Viavi’s State of 5G report finds 1,947 5G cities (635 new) -mostly NSA- at end of 2021

As of end-December, the number of cities worldwide with 5G networks was 1,947 , with 635 new cities added in 2021, according to the latest Viavi Solutions report ‘The State of 5G.’

By the end of January 2022, 72 countries had 5G networks, with Argentina, Bhutan, Kenya, Kazakhstan, Malaysia, Malta and Mauritius coming online in the second half of 2021.

Europe, Middle East & Africa (EMEA) passed Asia Pacific including Greater China (APAC), to become the region with the most 5G cities, at 839. APAC has 689 5G cities and the Americas has 419.

China has the most 5G cities (356), ahead of the US (296) and the Philippines (98).  However, more than half of China’s so called 5G subscribers are on 4G networks.  Robert Clark of Light Reading wrote: “China has tried to kick-start 5G with low prices, with the result that it has a huge population of 5G subscribers on 4G networks. Less than half of China Mobile’s 467 million 5G subs are actually using 5G – a ratio that has remained constant for the past year.”

Most 5G networks deployed are Non-Standalone (NSA) networks.  There are only 24 5G Standalone (SA) networks.  It is widely considered that many of the next-generation use cases and monetization models associated with 5G, beyond enhanced Mobile Broadband (eMBB) will only be possible when Standalone 5G networks built on new 5G core networks are in place.

The State of 5G also highlights the growing Open RAN ecosystem, combining mobile operators as well as software and infrastructure vendors, seeking to develop an open, virtualized Radio Access Network (RAN) with embedded Artificial Intelligence (AI) control. As of March 2022, 64 operators have publicly announced their participation in the development of Open RAN networks. This breaks down to 23 live deployments of Open RAN networks, 34 in the trial phase with a further seven operators that have publicly announced they are in the pre-trial phase.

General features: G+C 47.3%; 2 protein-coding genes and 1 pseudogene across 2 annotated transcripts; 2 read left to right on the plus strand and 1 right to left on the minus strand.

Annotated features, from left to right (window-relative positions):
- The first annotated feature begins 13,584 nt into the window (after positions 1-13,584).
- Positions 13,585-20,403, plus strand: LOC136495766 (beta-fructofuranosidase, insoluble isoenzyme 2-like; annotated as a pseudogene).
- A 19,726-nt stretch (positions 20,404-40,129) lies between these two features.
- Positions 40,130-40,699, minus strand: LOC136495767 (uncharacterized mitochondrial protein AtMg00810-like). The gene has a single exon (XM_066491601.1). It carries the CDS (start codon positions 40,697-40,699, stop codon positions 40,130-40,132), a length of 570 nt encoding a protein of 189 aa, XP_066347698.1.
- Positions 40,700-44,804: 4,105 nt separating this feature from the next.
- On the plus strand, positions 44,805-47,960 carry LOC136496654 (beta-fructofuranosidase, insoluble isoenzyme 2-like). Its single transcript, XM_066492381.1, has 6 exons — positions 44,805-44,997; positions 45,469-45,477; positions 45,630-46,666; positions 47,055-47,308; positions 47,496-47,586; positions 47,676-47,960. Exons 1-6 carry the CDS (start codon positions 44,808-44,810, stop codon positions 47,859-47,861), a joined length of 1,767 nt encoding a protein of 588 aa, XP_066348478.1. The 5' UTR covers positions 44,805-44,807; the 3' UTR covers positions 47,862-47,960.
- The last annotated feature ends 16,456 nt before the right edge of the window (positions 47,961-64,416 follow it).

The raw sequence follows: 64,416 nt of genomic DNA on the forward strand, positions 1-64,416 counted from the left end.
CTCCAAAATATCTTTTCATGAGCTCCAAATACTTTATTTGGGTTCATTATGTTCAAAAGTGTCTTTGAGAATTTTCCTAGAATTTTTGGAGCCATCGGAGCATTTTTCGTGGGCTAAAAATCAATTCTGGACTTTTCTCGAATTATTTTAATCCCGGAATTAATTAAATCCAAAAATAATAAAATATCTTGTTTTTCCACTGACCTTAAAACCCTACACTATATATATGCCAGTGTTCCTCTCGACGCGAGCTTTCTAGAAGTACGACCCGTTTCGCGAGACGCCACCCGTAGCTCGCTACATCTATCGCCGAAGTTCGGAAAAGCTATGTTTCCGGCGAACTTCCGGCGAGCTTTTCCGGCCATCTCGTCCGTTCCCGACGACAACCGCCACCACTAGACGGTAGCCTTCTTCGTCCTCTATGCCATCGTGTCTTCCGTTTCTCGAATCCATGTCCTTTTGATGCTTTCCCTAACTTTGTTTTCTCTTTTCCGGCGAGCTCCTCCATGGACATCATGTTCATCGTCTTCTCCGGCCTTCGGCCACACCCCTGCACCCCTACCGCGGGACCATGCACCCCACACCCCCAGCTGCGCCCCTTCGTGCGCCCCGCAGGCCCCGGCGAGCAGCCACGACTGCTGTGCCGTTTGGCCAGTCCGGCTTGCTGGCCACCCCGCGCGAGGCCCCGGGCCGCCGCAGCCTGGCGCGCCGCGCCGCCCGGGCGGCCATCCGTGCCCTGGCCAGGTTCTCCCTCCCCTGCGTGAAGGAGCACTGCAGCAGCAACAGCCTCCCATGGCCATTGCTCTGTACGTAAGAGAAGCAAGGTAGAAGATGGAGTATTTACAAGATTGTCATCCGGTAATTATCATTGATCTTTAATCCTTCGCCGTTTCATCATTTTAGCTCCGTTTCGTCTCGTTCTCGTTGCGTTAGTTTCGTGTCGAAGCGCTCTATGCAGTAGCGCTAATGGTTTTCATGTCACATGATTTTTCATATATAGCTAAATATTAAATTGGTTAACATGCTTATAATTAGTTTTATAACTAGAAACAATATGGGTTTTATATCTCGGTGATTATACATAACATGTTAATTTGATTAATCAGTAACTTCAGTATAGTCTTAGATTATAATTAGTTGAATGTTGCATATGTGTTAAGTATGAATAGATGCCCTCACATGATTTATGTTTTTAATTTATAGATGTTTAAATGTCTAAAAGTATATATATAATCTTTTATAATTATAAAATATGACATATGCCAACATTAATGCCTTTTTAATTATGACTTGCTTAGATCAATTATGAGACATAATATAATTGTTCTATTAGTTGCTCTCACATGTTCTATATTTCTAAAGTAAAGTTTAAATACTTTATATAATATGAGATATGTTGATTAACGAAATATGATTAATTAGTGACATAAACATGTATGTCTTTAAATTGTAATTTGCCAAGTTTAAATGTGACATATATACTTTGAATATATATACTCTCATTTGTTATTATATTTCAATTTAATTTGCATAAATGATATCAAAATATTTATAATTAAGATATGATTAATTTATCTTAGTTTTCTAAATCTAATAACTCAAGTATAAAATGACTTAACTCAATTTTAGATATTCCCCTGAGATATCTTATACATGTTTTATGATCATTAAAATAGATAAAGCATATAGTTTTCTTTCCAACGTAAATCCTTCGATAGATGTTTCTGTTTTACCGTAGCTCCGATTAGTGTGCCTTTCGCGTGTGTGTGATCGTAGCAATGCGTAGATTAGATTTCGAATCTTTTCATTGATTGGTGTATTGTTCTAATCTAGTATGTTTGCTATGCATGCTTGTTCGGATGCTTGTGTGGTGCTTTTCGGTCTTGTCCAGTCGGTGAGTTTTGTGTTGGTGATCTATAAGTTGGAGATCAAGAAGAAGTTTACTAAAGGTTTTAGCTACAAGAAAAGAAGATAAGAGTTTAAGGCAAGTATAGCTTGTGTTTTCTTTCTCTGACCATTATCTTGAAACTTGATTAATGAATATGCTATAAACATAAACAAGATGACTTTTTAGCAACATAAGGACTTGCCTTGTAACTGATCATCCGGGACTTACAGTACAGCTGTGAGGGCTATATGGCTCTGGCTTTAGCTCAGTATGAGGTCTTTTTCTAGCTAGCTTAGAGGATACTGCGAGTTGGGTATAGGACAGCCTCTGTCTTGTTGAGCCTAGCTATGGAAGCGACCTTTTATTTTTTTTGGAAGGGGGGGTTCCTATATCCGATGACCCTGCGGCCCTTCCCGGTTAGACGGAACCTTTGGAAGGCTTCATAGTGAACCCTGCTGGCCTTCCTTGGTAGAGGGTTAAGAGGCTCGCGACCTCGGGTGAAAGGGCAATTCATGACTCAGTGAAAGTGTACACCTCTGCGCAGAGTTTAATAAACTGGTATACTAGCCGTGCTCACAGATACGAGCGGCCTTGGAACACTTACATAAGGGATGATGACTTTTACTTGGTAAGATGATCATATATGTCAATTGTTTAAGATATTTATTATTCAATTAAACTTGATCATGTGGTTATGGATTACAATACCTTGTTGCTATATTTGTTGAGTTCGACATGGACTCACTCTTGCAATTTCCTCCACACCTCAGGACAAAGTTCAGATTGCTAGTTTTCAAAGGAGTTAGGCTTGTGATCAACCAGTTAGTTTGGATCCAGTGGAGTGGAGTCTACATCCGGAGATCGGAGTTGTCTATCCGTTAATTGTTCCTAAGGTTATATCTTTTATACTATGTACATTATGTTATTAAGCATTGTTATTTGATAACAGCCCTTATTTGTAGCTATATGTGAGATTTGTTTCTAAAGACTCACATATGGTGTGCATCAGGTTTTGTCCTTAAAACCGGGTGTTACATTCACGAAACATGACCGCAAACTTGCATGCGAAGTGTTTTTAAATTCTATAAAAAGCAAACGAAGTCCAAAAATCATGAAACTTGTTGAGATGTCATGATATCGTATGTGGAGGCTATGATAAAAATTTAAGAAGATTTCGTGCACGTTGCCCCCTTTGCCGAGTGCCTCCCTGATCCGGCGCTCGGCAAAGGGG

As of March 2022, 64 operators publicly announced their participation in the development of Open RAN networks, of which 23 were live deployments, 34 in the trial phase and another 7 operators in the pre-trial phase.

“5G continued to expand, despite the headwinds of a global pandemic,” said Sameh Yamany, CTO, VIAVI Solutions. “What comes next in 5G is the reinforcement of networks. This will take a couple of forms. Firstly, we expect to see more Standalone 5G networks, which will deliver on much of the promise of 5G, both for the operator and for the wider ecosystem of users. And secondly, we expect to see Open RAN continue its rapid development and start to become a de facto standard. VIAVI will continue to play a central role in testing those new networks as they are built and expanded.”

References:

https://www.prnewswire.com/news-releases/635-new-5g-cities-in-2021-1-947-5g-cities-globally-according-to-viavi-301538146.html

https://www.viavisolutions.com/en-us/literature/state-5g-may-2022-posters-en.pdf

https://www.lightreading.com/asia/consumers-still-seeking-reason-to-buy-5g/d/d-id/777250?

 

Moody’s skeptical on 5G monetization; Heavy Reading: hyperscalers role in MEC and telecom infrastructure

In a recent “Top of Mind” series report, Moody’s said, “The adoption of 5G is gaining momentum. Yet we question how fast companies can roll out 5G and the ability to generate revenue from applications based on 5G technology.”

“We do not expect material revenue increases in the global telecom sector from 5G in the 2022-2025 period. This is because 5G will mainly evolve around enhanced mobile broadband, which will be broadly similar to 4G.”